Cognitive impairment questions have been embedded in medical software and can be introduced during annual checks for Aboriginal and Torres Strait Islander people over the age of 50. A recent NHMRC grant is also continuing the work started by the Let’s CHAT Dementia project.

Associate Professor LoGiudice with Professor Dawn Bessarab, Director of the Centre for Aboriginal and Dental Health at the University of Western Australia, is now co-leading the On TRACK (Teaching, Research and Community Knowledges) Centre for Research Excellence. The initiative unites researchers and communities in a safe, collaborative space to continue to generate research, knowledges, tools, workforce innovation and outcomes to help older Aboriginal and Torres Strait Islander people at risk of, or living with, dementia.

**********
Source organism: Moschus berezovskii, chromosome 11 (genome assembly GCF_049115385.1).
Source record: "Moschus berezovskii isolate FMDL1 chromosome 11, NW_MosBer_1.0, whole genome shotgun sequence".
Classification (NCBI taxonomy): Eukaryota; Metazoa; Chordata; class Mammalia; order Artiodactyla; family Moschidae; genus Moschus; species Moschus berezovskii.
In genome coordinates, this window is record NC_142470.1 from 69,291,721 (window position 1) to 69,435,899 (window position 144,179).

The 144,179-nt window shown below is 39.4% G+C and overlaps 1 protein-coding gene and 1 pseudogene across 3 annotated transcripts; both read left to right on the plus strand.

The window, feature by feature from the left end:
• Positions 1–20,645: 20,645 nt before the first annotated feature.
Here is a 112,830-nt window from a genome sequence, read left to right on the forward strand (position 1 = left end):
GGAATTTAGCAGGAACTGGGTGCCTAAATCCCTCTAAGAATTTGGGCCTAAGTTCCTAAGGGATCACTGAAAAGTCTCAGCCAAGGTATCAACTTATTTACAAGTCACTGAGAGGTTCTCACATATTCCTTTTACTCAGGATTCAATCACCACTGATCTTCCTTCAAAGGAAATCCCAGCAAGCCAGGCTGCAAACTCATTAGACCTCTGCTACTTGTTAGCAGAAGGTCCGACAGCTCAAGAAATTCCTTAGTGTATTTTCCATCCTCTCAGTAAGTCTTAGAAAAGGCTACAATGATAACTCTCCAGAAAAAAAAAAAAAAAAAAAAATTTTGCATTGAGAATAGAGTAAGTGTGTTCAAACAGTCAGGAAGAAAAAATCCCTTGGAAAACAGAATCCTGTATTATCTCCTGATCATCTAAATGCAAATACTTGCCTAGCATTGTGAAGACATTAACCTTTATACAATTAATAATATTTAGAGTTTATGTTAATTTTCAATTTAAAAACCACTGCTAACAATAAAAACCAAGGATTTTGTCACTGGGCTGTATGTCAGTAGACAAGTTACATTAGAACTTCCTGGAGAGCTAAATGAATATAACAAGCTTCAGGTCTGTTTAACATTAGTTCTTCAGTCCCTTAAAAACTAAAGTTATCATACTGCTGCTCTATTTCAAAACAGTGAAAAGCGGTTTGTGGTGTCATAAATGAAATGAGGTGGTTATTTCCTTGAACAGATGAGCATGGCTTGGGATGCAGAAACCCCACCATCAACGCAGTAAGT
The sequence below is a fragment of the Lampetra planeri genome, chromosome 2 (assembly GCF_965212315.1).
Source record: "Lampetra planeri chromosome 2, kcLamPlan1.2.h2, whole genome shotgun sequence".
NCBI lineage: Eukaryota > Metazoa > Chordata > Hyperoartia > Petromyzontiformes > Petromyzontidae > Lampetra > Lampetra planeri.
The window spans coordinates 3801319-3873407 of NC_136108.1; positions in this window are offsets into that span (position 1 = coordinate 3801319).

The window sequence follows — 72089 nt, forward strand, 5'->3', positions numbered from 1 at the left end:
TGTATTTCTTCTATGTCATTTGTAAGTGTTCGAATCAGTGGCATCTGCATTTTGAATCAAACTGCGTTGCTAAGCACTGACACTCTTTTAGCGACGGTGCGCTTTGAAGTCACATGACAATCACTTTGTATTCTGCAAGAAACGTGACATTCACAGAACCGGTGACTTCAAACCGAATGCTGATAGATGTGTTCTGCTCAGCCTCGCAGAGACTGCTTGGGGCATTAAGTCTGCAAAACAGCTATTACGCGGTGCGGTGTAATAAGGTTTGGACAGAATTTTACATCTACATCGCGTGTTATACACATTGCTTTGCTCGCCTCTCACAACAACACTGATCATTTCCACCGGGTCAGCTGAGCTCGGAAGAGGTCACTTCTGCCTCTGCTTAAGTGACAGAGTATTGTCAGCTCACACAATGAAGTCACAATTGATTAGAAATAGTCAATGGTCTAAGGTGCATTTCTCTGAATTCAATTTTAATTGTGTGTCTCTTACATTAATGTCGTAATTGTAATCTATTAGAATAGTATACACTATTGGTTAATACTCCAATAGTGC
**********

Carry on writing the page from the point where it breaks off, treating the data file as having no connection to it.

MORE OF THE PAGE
“Hopefully the resources we have developed will ensure First Nations peoples with memory or thinking problems receive the best care throughout the different stages of their dementia,” says Associate Professor LoGiudice.

“I’ve specialised in this area for about 20 years and it has been a privilege and pleasure to work so closely with Aboriginal colleagues and communities and to see how this work has grown and how the importance of dementia and brain health has developed in recent times.”

*Uncle Jack Charles has since passed and his name is used in public with the permission of his family.